Pacific Lutheran University announcement.
Campus Ministry and the Wild Hope Center for Vocation have recently joined forces to develop new opportunities for Pacific Lutheran University students and staff. After noticing a disconnect among PLU staff members during the pandemic, these two departments came together in January to host a retreat for staff to focus on renewal and reconnection. Since then, the Wild Hope Center and Campus Ministry have been working together to develop initiatives that will help students in their spiritual and vocational discernment.
We talked to Laree Winer, associate director for the center for vocation, and Reverend Jen Rude, the university pastor, about their work together.
What inspired your collaboration?
Winer: One of the things we saw right away is how aligned our work is. I would often meet with students who would have questions about spirituality and faith, which tend to come up in times of vocational reflection. Jen would see vocation come up in conversations with students. We also wanted to be good stewards of our very limited resources. We don’t have big budgets, and once we saw where there was alignment in our work, we realized we can do a lot more together than we can separately. This collaboration lets us provide deeper, richer experiences for our students.
Rude: There is a synergy between the two of us and our departments. The students we are working with tend to be asking the big questions of life about vocation and purpose, which tend to be spiritual questions as well.
How has working together been beneficial for you and your departments?
Winer: We need each other. The partnership between the two of us has been energizing and fulfilling. You don’t want to become an echo chamber, you need someone else to work with. We both were craving collegiality. You need someone to bounce ideas off of.
Rude: A lot of students don’t know that we are actually in two different divisions. I am in student life and Laree is on the academic side. By working together, we increase our perspective about what is going on in other parts of the university, which impacts our ability to support our staff.
Chapel break has officially returned to PLU’s academic schedule. What does this mean for your departments and the PLU campus at large?
Winer: One of the things we have partnered on is a Monday chapel. This chapel focuses on introducing different spiritual practices from different faith traditions to students. Chapel is for anyone, but we are also very mindful of what different chapel experiences can look like. The different practices we introduce students to can help nourish faith and spirituality, and also help with vocational discernment. This is one place where our aims are really connected.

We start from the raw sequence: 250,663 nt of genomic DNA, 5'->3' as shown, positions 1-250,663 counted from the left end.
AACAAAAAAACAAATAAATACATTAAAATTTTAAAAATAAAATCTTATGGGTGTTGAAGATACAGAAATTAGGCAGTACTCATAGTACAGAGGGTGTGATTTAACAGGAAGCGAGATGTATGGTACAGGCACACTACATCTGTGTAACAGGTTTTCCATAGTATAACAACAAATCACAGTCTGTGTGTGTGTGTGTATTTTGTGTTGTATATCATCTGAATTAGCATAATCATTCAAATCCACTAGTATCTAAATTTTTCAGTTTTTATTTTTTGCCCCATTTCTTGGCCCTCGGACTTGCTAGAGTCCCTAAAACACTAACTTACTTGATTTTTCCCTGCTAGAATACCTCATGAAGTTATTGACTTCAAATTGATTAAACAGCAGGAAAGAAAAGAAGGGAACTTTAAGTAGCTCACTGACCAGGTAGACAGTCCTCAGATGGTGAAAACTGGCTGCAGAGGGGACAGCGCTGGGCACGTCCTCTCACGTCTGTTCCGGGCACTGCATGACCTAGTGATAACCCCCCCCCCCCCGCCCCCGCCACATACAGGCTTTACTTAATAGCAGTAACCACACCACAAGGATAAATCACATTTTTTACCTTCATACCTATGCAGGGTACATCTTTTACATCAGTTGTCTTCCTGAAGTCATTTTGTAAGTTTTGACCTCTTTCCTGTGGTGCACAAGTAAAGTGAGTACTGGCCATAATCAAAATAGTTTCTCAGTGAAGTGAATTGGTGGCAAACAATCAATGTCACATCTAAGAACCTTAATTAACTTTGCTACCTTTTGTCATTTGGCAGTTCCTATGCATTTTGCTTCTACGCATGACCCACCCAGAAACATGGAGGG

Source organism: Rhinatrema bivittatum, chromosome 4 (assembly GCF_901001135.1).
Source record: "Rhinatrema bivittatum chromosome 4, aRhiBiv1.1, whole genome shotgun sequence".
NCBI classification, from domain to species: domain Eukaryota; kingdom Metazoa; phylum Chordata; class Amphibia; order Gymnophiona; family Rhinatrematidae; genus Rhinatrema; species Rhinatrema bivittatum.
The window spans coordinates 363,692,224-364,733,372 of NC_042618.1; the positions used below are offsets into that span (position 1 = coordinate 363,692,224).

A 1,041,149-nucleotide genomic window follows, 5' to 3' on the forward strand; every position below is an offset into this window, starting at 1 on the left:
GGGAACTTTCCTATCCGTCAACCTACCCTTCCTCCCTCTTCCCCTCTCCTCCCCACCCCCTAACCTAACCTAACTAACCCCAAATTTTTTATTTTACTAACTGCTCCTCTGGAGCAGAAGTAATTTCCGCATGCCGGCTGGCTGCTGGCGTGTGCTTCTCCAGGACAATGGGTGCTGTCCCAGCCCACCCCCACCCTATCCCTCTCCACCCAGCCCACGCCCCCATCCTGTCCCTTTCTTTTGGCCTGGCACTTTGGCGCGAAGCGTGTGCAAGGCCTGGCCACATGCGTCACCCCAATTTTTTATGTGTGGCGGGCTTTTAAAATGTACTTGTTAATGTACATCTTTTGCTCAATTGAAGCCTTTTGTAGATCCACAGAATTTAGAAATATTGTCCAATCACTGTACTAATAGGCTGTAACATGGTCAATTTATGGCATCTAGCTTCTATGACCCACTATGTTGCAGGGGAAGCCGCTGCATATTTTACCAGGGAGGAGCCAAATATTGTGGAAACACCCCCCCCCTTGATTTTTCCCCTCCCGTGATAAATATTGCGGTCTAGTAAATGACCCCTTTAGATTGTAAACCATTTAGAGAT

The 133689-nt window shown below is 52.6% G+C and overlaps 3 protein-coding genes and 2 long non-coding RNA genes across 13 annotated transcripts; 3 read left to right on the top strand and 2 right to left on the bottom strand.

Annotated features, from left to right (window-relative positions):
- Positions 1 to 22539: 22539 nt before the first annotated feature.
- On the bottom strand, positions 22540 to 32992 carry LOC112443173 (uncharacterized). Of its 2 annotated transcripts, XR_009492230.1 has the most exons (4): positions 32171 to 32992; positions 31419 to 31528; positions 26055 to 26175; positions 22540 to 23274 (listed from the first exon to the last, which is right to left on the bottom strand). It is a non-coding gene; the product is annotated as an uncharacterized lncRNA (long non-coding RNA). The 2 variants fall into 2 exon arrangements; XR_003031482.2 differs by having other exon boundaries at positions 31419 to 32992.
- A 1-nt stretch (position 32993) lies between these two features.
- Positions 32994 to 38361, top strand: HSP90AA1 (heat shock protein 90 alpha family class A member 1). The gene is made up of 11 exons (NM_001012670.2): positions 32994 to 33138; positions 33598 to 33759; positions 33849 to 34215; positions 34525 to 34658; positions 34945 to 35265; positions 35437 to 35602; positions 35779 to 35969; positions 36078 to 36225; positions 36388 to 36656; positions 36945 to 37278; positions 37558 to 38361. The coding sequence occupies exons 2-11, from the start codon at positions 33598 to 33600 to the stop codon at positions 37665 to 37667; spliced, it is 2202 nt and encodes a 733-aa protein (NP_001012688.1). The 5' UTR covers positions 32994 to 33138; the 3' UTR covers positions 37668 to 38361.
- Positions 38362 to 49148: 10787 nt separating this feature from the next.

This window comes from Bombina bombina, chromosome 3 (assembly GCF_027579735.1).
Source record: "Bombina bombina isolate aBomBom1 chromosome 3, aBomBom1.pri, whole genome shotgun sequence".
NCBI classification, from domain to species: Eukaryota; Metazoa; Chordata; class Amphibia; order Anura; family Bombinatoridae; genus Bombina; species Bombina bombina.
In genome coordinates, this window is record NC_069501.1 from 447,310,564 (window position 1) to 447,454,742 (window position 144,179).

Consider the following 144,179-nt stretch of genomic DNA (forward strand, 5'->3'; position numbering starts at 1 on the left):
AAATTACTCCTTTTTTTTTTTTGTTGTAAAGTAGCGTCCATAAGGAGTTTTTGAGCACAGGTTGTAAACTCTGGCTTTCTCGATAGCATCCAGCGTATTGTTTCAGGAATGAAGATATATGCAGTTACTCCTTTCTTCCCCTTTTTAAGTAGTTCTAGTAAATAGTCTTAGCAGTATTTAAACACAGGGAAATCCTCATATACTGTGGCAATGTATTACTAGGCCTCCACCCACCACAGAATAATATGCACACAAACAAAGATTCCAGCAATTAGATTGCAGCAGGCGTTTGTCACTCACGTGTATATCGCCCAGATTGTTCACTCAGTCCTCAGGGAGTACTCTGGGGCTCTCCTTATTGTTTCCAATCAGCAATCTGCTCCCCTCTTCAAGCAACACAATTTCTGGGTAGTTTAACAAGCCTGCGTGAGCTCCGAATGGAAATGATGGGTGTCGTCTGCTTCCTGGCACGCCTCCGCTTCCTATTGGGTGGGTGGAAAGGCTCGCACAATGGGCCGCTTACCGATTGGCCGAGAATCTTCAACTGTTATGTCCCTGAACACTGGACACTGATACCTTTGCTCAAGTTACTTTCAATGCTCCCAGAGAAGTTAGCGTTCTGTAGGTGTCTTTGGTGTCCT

Rude: The return to a scheduled chapel break does feel a bit like starting over. We’ve got several years of students who don’t know that we have a chapel break. It feels like a reintroduction to campus, and hopefully a recommitment to including that time for reflection in our academic schedule. We will continue to try new things. All three of our chapel experiences are different with the hopes that they might draw in different people. Chapel gives students and staff a time to pause and reflect. We talk about the importance of pausing, but actually pausing? We don’t really do that. Most people don’t actually have ten minutes of their day set aside to pause, and students find that chapel is a helpful tool for that. People are stretched so thin that it is hard to get them to leave their work for half an hour. It feels like the culture right now is one where it is normal for people to feel maxed out, so it might be harder for us to convince people to leave their desk for a minute and pause.
Why do you think it is important to pause for reflection?
Winer: Jen and I both feel really strongly that part of our vocation is to hold the space for people to pause and reflect. Pausing to reflect on your vocation or spirituality is so countercultural. Holding this space is how we start to dismantle and push against this busy culture. Our culture suggests that if you aren’t being productive and keeping busy all the time, there is something wrong with you. We both have talked about how we are committed to combating that type of culture for each other, for our colleges and for our students.
Rude: We also want to make space for grief, and for the hard emotions. We had a sense working with the staff this summer that many of us are deeply grieving. We try to find ways to hold space for people to feel those emotions instead of trying to skirt around them.
What upcoming opportunities are you providing for students to pause and reflect?
Winer: I think our biggest upcoming collaboration is our January term course that we are going to be leading together at Holden Village in 2023. The course is going to be about leading lives that matter. Holden Village is a great place for students to experience a different way of life.
Rude: Holden Village is a retreat center in the North Cascades. It has Lutheran roots, but is open to people of all faith traditions. It is super remote. You can’t drive there, you have to take a boat and are then picked up by a school bus. There is no cellphone reception, and students do not have access to wifi. In this remote setting, people have space to reflect on their lives. We give students some tools for discernment, vocational reflection and spiritual practices. This is an opportunity to step away into a new way of being.
More information about the J-term course at Holden Village and how to apply can be found here.
Information about spring 2022 chapel opportunities can be found here. https://www.plu.edu/campus-ministry/chapel/